Ello, Swarm, Facebook, Instagram, Twitter – if you thought there was no room for any more social networks, think again. The latest – Melbourne-based startup Incogo – is a social media platform that wants to make online interactions more “powerful, purposeful and personal”, according to founder Daniel Millin, and he’s going to do that through “emotional crowdsourcing”. Incogo’s platform officially launched last week, after almost two months in beta, and aims to fill the “gap between social media and professional media”. It’s been designed specifically to enable friends and family to share everything they’re doing in their personal lives through “journeys”. Users post journeys, like ‘conquering my fear of heights’, then their friends are able to follow and support them on their quest to fulfil that journey. Millin says it’s not about lifetime goals, but for everyday life, and he doesn’t see Facebook or Twitter as competitors (though it’s more likely they don’t see him as one, given the domination of these players). Users can post journeys, which by default are set to private, and choose those friends they’d like to share them with, or make them public if they wish. “There can be real beauty in a public journey,” Millin says. “My vision is around the world, any ordinary person could do something extraordinary and the whole world could come on board and support them in that journey. It’s like emotional crowdsourcing.” Millin founded Incogo in 2013 and has since brought on three co-founders, former PwC partner Karen Crawford, designer Marty Jonas and investor Edward Wittenberg of Melbourne-based EGW Investments. Wittenberg provided the startup with seed funding, although Millin would not to disclose the terms. In 2008 Millin founded Mediaverse, a company news media evaluation and digital reporting service for brands, and it’s since grown to count the Australian government, Telstra and AAMI as clients. It’s this knowledge of corporate brands that Millin says has the potential to provide the path to monetisation for Incogo. He says the platform will always be free, and he wouldn’t look to advertising like Facebook, rather corporates could start their own journeys, as a very particular brand of advertising. “They could create a unique journey that matches their campaign’s values,” he says. “The corporates that will win on Incogo will be the ones that create the most meaningful content.” Follow StartupSmart on Facebook, Twitter, and LinkedIn.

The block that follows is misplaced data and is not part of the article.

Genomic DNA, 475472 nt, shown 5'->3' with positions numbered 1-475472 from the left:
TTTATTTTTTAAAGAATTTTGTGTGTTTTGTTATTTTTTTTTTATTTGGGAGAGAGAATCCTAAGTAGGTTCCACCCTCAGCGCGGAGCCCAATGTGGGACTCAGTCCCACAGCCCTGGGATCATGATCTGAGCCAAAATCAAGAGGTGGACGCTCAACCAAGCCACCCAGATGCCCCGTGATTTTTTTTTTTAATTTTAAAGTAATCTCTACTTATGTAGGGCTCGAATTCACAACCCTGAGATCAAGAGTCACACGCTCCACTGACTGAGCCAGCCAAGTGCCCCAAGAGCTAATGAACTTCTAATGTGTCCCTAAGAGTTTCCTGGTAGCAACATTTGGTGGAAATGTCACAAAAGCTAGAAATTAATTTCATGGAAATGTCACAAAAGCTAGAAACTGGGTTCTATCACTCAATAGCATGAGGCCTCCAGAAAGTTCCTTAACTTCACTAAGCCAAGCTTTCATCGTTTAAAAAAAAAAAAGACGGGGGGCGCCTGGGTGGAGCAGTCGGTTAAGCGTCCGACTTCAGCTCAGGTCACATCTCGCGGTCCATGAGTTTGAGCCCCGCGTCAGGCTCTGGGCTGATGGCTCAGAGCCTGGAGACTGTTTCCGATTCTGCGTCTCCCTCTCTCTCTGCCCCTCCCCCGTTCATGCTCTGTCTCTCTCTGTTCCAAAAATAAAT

Microsoft officially launched two Australian data centres today as part of its Azure cloud computing platform at the start of the tech giant’s 21st TechEd Conference in Sydney. The launch comes after Azure cloud platform became the first public cloud service in Australia to pass an Australian Signals Directorate (ASD) Industry Security Registered Assessors Program (IRAP) compliance assessment. The announcement was delivered at Sydney's Hordern Pavilion by Microsoft Australia managing director Pip Marlow. It marks part of a major push into the Australian government, businesses, independent software vendors (or ISVs) and startup market by the company. The launch sees two data centres or "Azure Geos" go live in Australia, with one each located in Melbourne and Sydney, which are now available to all Australian Azure customers. The local cloud computing regions mean local Azure accounts will be hosted in a data centre within Australia, in turn allowing businesses to be able to assure customers their key data will never leave Australia. Each data centre building is roughly the same size as a rugby field and can hold two jumbo jets or 600,000 servers. In turn, both locations are large enough to allow 16 data centres to be built next to each other. In addition to local data centres, Microsoft announced it would allow businesses to get a dedicated fibre-optic link to an Azure data centre through either Equinix and Telstra through its ExpressRoute service. "Today is a historic day, a monumental day, because it's the first day Australian customers can log on and choose the Azure Australian Geo," Marlow said. "The data centre is up and running in Australia for the first time." "The time and the tools are here and now to concentrate on what it is you do everyday." Globally, Azure is signing up 10,000 new customers per week. It currently hosts 1.2 million SQLdatabases, 30 trillion objects, 350 million users, 18 billion authentications per week, over 2 million registered developers and 60% of customers are using higher level services. Executive vice president of Microsoft's cloud and services group, Scott Guthrie, predicted the cloud computing marketplace will eventually shrink to three key players in Amazon AWS, Google and Microsoft Azure. Guthrie said a key differentiating feature of Azure compared to other services is its large size (or "hyper-scale") including the ability to scale-up services based on demand. It also includes enterprise grade support, as well as hybrid cloud support, meaning on-premises servers can connect any on-premises server to the cloud. "We plan to differentiate from the other two based on our level of enterprise support," Guthrie says. "Going forward, we believe all our customers will need to take advantage of this hyper-scale activity and that elastic capability to save costs." Guthrie also highlighted the recently launched Azure Marketplace, similar to a smartphone app store, allows a range of both Linux and Windows server images to be installed on virtual machines at the click of a mouse button, along with higher-level cloud-based services. "It's a strategy where you can take the best of the Windows ecosystem and the best of the Linux ecosystem," Guthrie says. Microsoft revealed 19 regions will get local datacentres by the end of 2014, which is twice the number offered by Amazon AWS and six times the number offered by the Google Cloud. Amazon currently has one region in Australia. One company mentioned during the keynote speech was event management software developer Centium Software, a Brisbane-based company with 70 staff that helped organise the London Olympic Games. Centium chief executive Trevor Gardiner told StartupSmart it will help his Brisbane-based company of less than 70 staff to scale up for major events. "Our customers range from small event organisers right through to significant world events," Gardiner says. "Historically, the world event space has been difficult for us because of the infrastructure involved with that, and customers being unwilling to pay for that scale in the early days. "What Azure is doing for us is that it's allowing us to say to our customers that you don't need to pay for a lot of expensive infrastructure in the early days, you can scale up and have that data locally." Andrew Sadauskas attended TechEd as a guest of Microsoft. Follow StartupSmart on Facebook, Twitter, and LinkedIn.